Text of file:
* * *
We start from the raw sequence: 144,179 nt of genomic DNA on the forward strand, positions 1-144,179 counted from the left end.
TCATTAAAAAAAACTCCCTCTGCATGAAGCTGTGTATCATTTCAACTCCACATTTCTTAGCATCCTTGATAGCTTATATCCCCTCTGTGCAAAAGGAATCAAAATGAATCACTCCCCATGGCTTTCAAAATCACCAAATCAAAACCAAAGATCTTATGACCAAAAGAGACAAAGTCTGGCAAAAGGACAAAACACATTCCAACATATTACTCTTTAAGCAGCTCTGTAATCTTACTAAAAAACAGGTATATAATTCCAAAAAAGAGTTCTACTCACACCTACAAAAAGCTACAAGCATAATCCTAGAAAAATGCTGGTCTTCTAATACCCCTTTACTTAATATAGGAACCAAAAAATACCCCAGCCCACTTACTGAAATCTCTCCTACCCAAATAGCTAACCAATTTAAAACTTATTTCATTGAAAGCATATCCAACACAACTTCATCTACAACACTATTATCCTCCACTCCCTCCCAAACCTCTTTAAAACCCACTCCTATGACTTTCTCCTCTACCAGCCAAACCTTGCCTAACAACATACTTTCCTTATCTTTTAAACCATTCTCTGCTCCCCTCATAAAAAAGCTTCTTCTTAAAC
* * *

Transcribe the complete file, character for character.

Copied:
We start from the raw sequence: 144,179 nt of genomic DNA on the forward strand, positions 1-144,179 counted from the left end.
TCATTAAAAAAAACTCCCTCTGCATGAAGCTGTGTATCATTTCAACTCCACATTTCTTAGCATCCTTGATAGCTTATATCCCCTCTGTGCAAAAGGAATCAAAATGAATCACTCCCCATGGCTTTCAAAATCACCAAATCAAAACCAAAGATCTTATGACCAAAAGAGACAAAGTCTGGCAAAAGGACAAAACACATTCCAACATATTACTCTTTAAGCAGCTCTGTAATCTTACTAAAAAACAGGTATATAATTCCAAAAAAGAGTTCTACTCACACCTACAAAAAGCTACAAGCATAATCCTAGAAAAATGCTGGTCTTCTAATACCCCTTTACTTAATATAGGAACCAAAAAATACCCCAGCCCACTTACTGAAATCTCTCCTACCCAAATAGCTAACCAATTTAAAACTTATTTCATTGAAAGCATATCCAACACAACTTCATCTACAACACTATTATCCTCCACTCCCTCCCAAACCTCTTTAAAACCCACTCCTATGACTTTCTCCTCTACCAGCCAAACCTTGCCTAACAACATACTTTCCTTATCTTTTAAACCATTCTCTGCTCCCCTCATAAAAAAGCTTCTTCTTAAAC